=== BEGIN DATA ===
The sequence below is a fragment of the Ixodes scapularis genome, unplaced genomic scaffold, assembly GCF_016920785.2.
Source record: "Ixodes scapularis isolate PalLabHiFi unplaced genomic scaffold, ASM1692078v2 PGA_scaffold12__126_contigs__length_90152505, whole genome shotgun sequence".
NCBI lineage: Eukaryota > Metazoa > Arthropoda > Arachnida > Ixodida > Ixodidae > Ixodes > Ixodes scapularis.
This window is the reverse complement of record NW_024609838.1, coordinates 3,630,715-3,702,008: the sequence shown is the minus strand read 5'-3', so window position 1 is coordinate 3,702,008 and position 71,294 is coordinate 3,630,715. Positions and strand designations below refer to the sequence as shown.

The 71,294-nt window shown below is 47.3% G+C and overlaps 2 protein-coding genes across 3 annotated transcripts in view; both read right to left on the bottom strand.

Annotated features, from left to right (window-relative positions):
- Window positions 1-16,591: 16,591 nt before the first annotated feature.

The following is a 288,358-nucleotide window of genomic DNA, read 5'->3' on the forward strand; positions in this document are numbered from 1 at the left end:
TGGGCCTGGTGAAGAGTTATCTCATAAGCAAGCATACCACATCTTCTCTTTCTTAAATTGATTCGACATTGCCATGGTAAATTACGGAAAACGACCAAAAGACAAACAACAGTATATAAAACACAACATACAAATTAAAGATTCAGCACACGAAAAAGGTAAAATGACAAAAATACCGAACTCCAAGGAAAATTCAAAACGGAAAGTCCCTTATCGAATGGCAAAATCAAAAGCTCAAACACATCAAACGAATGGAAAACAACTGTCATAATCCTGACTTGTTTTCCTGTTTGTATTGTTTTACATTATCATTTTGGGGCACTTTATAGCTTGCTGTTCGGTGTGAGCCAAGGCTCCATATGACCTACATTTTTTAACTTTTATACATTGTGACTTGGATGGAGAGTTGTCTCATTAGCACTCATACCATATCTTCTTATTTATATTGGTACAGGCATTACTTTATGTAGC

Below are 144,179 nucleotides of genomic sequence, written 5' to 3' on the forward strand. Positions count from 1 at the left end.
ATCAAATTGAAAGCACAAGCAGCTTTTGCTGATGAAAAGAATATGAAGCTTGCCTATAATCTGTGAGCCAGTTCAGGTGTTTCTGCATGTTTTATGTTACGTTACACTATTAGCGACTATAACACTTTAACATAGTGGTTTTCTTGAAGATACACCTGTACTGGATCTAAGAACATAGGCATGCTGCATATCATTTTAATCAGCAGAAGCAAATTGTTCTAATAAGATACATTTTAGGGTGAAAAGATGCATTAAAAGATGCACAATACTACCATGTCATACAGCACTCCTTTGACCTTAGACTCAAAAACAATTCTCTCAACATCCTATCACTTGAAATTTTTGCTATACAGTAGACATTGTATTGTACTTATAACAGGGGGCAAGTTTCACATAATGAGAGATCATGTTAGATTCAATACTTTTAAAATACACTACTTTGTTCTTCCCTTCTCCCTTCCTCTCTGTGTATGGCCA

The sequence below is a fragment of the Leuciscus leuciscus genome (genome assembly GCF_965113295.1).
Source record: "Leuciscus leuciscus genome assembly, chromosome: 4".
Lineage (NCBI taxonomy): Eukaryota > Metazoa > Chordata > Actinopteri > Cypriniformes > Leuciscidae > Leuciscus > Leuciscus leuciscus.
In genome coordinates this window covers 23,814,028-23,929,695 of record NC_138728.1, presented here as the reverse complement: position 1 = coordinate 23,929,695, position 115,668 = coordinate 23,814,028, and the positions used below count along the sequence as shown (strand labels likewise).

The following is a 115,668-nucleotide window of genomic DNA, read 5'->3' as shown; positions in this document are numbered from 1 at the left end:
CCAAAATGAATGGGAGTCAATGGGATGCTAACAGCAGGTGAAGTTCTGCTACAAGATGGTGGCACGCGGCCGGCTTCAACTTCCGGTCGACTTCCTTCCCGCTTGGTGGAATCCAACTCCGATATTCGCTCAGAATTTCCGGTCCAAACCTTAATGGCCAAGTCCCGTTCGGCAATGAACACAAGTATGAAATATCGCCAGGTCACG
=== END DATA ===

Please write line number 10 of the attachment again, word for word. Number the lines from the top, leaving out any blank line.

Below are 144,179 nucleotides of genomic sequence, written 5' to 3' on the forward strand. Positions count from 1 at the left end.